Inderscience Publishers

Food security in Ethiopia: climate–resilient pathways, quantified benefits and farmer perspectives

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Courtesy of Inderscience Publishers

This paper summarises a study of a project in Ethiopia, then discusses its findings. The project aimed to address acute hunger facing small–scale farmers while also fostering longer–term food security. It was found to be highly successful, as reflected in a benefit–cost ratio of 9:1. Yet the target communities continue to struggle nonetheless due largely to emerging threats, notably worsening climate change impacts. Fortunately, this intervention also left promising opportunities unexplored, creating hope that closing these gaps could enable these communities - and others like them - to achieve food security and resilience to climatic shocks. One approach used to highlight future opportunities is to compare farmers' observations. Interventions in food insecure farming communities are needed and can deliver benefits that amply justify their costs, yet they must learn from experience to maximise their chances of success. The methodology employed provides a useful template for future studies to guide future interventions.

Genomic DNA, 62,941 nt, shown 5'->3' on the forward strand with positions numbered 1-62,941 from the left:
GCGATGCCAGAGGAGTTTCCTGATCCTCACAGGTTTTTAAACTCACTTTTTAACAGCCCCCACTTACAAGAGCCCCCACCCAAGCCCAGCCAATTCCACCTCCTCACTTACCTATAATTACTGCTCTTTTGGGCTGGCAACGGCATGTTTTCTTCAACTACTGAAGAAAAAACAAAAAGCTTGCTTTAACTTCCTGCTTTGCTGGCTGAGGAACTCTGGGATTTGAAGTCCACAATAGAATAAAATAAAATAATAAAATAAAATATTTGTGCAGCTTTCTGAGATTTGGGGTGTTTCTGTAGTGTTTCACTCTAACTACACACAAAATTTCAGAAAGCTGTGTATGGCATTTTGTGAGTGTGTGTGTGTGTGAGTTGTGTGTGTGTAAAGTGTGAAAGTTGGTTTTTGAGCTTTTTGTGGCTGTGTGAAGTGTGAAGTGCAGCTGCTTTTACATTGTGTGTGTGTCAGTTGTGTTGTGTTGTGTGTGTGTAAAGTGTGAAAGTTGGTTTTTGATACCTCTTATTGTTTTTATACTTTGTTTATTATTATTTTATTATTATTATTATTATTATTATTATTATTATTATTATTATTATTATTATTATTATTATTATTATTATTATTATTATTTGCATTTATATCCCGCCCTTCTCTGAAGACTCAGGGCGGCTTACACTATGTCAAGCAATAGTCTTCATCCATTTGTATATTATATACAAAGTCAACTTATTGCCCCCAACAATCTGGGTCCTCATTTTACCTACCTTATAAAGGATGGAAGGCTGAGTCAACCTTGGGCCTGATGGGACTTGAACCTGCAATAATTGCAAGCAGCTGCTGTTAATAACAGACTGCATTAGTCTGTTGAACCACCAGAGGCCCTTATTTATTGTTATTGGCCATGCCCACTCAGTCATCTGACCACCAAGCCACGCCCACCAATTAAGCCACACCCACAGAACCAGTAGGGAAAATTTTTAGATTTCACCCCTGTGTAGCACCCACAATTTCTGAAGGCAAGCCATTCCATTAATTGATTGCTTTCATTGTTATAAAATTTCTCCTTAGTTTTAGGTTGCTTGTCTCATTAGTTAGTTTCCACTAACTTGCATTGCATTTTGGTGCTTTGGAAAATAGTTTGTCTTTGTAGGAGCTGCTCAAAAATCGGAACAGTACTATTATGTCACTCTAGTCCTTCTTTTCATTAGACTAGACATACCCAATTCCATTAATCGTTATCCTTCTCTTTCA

Keywords: food security, climate–resilient pathways, small–scale farmers, voice, community–based cost–benefit analysis, environmental valuation, scaling up, Africa, Ethiopia, farmer perspectives, climate change impact, food insecurity, farming communities, hunger

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